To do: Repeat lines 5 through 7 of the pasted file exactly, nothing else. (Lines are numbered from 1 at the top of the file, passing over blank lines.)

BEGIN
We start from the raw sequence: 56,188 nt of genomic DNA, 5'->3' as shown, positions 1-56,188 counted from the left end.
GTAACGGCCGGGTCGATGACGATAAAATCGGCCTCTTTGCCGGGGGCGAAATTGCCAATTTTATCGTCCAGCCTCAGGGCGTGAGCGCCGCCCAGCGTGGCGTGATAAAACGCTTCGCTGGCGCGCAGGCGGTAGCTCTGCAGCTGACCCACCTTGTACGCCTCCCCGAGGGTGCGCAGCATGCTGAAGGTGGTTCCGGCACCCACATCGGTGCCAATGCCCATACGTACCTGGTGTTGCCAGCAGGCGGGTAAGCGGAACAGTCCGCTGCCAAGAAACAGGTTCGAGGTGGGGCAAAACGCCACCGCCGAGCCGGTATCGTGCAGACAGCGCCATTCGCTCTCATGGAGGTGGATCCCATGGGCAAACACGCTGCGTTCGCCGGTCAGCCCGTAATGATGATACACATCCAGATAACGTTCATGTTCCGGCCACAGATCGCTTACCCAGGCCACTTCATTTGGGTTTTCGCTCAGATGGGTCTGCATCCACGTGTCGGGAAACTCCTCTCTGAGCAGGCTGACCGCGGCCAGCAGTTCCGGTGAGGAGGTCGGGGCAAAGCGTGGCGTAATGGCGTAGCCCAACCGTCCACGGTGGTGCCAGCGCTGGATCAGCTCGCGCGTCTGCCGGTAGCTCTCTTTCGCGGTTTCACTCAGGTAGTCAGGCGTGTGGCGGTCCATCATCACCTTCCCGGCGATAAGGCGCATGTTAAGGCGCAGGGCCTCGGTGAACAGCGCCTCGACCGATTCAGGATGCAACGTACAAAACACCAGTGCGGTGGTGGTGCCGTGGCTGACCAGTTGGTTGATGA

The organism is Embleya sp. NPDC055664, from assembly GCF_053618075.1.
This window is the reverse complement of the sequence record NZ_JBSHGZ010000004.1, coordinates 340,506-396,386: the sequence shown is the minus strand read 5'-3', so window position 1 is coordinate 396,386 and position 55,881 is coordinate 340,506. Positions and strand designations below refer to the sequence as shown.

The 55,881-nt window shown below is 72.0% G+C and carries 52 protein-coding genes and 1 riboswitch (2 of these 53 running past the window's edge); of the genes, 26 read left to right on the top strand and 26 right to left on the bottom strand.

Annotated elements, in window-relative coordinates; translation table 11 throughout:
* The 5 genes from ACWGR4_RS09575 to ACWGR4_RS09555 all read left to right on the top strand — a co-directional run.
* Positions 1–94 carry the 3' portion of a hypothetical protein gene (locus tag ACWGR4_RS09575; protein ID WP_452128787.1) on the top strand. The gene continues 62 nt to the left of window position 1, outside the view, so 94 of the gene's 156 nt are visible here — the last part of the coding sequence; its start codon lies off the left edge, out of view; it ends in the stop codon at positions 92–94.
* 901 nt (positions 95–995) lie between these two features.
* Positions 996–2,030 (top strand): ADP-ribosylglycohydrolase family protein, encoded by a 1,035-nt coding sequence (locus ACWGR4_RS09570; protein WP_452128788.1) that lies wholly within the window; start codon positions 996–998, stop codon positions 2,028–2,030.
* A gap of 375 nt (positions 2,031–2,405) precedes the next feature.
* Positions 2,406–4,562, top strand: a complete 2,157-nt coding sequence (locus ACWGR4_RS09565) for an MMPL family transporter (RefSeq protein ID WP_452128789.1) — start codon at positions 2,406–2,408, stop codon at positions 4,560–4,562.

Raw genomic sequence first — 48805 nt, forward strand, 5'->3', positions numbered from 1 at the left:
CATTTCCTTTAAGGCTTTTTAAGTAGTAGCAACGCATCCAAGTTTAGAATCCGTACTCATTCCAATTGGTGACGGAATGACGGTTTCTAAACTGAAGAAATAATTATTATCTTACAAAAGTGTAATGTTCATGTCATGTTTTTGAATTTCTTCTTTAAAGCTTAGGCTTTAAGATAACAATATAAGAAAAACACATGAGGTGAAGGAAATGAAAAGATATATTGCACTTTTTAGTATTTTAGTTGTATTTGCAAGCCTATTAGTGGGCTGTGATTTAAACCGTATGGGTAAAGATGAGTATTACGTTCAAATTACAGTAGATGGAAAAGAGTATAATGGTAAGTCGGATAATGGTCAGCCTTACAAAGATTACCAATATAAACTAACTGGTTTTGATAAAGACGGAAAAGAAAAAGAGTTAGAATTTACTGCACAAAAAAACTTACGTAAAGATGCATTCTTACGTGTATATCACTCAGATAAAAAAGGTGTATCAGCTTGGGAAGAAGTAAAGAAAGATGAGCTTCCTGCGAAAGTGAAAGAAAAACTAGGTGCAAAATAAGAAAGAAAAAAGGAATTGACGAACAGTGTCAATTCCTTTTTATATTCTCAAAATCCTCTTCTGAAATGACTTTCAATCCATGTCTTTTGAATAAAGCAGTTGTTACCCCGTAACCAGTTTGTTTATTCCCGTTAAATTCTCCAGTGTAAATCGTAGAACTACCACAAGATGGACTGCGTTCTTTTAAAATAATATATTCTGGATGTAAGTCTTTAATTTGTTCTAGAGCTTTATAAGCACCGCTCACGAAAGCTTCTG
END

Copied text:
The 55,881-nt window shown below is 72.0% G+C and carries 52 protein-coding genes and 1 riboswitch (2 of these 53 running past the window's edge); of the genes, 26 read left to right on the top strand and 26 right to left on the bottom strand.

Annotated elements, in window-relative coordinates; translation table 11 throughout:
* The 5 genes from ACWGR4_RS09575 to ACWGR4_RS09555 all read left to right on the top strand — a co-directional run.